44 In total, nearly £20 billion is being raised from the business sector as a result of the extra taxes introduced in the Government’s two Budgets—and that is after allowing for the reduction in corporation tax rates announced in both Budgets. That is why we say that there is an extra load on business. We should like the governing party to be more frank and honest about what it is doing. That £20 billion burden on business means that business has £20 billion less to invest, £20 billion less with which to generate jobs and £20 billion less with which to enhance the growth potential of the British economy.
Clause 30 introduces a quarterly payment system for corporation tax. It is an unplanned baby, conceived by accident in July 1997. Its progenitors were thinking of other things when they brought it about. They had not thought what, nine months later, would flow from their actions. They thought that they were simply abolishing tax credits—an enjoyable activity for socialists, because it was a stealthy way in which to raise a huge amount of tax from savers and companies—but one thing leads to another.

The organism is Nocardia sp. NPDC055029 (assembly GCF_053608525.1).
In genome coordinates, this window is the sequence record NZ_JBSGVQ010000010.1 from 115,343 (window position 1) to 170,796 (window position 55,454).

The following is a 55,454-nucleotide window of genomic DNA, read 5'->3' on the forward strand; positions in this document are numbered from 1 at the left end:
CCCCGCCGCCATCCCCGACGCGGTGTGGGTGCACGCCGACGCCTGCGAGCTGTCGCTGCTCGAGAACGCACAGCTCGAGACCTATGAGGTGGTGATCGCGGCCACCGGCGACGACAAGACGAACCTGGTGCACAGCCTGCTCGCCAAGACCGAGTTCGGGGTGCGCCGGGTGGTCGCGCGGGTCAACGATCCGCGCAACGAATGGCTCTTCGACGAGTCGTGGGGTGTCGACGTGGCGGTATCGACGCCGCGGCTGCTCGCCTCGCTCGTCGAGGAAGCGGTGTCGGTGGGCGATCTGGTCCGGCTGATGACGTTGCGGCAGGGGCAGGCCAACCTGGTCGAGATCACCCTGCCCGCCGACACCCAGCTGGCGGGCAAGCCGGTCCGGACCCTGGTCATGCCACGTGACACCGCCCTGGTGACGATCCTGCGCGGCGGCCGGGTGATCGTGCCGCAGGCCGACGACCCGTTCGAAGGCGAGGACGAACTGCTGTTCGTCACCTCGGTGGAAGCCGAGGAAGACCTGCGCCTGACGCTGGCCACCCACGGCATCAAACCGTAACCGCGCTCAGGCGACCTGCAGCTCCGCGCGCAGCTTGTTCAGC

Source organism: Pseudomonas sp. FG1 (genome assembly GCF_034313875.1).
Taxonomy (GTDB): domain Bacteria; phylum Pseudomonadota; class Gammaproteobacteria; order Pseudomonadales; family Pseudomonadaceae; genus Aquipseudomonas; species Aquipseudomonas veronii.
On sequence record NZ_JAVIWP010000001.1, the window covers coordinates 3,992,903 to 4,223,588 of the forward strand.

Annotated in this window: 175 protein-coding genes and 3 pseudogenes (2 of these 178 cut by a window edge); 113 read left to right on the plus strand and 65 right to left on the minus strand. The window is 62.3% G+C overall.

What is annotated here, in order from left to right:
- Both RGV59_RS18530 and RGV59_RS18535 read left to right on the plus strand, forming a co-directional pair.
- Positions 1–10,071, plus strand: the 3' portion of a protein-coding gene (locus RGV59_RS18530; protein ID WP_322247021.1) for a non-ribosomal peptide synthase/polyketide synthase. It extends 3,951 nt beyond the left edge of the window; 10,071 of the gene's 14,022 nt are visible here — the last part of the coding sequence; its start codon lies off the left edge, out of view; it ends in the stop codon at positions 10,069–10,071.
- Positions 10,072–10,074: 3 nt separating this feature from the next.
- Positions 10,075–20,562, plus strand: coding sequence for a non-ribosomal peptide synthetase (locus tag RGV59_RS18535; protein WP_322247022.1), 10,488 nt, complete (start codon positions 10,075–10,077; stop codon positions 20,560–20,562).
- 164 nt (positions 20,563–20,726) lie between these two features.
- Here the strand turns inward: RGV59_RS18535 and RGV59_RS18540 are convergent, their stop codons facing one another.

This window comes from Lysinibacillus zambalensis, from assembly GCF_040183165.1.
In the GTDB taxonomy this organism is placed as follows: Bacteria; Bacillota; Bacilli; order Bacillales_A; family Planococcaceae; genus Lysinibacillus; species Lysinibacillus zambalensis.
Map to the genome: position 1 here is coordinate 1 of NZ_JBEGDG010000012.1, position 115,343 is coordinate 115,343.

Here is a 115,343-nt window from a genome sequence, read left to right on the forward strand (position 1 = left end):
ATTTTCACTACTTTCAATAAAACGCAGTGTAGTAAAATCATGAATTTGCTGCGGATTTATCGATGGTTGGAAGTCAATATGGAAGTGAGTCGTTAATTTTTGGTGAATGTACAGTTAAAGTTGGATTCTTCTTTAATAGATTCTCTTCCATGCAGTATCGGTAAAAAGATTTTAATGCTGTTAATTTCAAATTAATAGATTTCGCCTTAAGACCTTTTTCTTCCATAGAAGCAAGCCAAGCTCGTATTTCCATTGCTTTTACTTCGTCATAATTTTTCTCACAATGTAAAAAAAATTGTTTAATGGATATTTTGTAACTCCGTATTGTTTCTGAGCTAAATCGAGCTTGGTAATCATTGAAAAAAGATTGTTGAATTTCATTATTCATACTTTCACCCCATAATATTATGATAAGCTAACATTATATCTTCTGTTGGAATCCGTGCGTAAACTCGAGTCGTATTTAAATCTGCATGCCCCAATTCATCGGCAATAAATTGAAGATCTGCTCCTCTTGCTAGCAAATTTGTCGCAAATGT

Abolishing credits in July 1997 meant that foreign income dividends had to go in the Finance Act 1997. That meant that advance corporation tax ceased to be tenable, and, during the summer, the Government decided that that, too, had to go. Then they realised that they had to replace that with a quarterly payment system on corporation tax, which they announced in November 1997; and because they got that wrong, too, they had to revise it in March 1998.
We welcome the mitigation of the measures announced by the Government in November 1997, and the improvements for small companies that were introduced when they finally brought this child to birth in March. However, like the Confederation of British Industry, we condemn the overall impact of the Government’s changes on the cash flow of the company sector, and of major companies in particular.